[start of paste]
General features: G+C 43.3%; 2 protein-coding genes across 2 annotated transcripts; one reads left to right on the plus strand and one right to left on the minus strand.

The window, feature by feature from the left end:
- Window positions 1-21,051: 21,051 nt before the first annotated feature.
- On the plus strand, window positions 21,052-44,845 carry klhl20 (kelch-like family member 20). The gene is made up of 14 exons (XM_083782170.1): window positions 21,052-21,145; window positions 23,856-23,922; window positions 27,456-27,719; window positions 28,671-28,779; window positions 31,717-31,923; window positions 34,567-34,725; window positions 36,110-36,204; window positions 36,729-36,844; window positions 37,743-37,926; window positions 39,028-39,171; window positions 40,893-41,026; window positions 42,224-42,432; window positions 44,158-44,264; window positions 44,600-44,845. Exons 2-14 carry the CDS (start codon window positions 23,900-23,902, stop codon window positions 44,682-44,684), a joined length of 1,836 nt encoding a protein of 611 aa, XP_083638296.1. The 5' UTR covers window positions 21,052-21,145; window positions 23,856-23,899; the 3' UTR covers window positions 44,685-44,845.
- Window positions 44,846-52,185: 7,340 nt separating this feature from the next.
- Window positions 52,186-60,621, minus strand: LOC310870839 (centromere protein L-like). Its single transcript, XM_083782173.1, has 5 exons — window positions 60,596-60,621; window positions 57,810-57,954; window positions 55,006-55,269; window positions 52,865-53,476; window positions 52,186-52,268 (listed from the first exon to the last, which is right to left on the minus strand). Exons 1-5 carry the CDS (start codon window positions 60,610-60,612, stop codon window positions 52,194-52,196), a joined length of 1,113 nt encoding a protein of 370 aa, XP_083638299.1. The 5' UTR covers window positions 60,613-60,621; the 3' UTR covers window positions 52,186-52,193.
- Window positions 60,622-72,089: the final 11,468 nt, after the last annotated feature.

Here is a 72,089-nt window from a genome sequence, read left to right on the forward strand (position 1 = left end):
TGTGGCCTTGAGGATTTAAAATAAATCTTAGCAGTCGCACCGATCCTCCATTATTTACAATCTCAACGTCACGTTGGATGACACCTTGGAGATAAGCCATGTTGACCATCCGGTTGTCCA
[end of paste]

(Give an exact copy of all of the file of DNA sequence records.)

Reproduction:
General features: G+C 43.3%; 2 protein-coding genes across 2 annotated transcripts; one reads left to right on the plus strand and one right to left on the minus strand.

The window, feature by feature from the left end:
- Window positions 1-21,051: 21,051 nt before the first annotated feature.
- On the plus strand, window positions 21,052-44,845 carry klhl20 (kelch-like family member 20). The gene is made up of 14 exons (XM_083782170.1): window positions 21,052-21,145; window positions 23,856-23,922; window positions 27,456-27,719; window positions 28,671-28,779; window positions 31,717-31,923; window positions 34,567-34,725; window positions 36,110-36,204; window positions 36,729-36,844; window positions 37,743-37,926; window positions 39,028-39,171; window positions 40,893-41,026; window positions 42,224-42,432; window positions 44,158-44,264; window positions 44,600-44,845. Exons 2-14 carry the CDS (start codon window positions 23,900-23,902, stop codon window positions 44,682-44,684), a joined length of 1,836 nt encoding a protein of 611 aa, XP_083638296.1. The 5' UTR covers window positions 21,052-21,145; window positions 23,856-23,899; the 3' UTR covers window positions 44,685-44,845.
- Window positions 44,846-52,185: 7,340 nt separating this feature from the next.
- Window positions 52,186-60,621, minus strand: LOC310870839 (centromere protein L-like). Its single transcript, XM_083782173.1, has 5 exons — window positions 60,596-60,621; window positions 57,810-57,954; window positions 55,006-55,269; window positions 52,865-53,476; window positions 52,186-52,268 (listed from the first exon to the last, which is right to left on the minus strand). Exons 1-5 carry the CDS (start codon window positions 60,610-60,612, stop codon window positions 52,194-52,196), a joined length of 1,113 nt encoding a protein of 370 aa, XP_083638299.1. The 5' UTR covers window positions 60,613-60,621; the 3' UTR covers window positions 52,186-52,193.
- Window positions 60,622-72,089: the final 11,468 nt, after the last annotated feature.

Here is a 72,089-nt window from a genome sequence, read left to right on the forward strand (position 1 = left end):
TGTGGCCTTGAGGATTTAAAATAAATCTTAGCAGTCGCACCGATCCTCCATTATTTACAATCTCAACGTCACGTTGGATGACACCTTGGAGATAAGCCATGTTGACCATCCGGTTGTCCA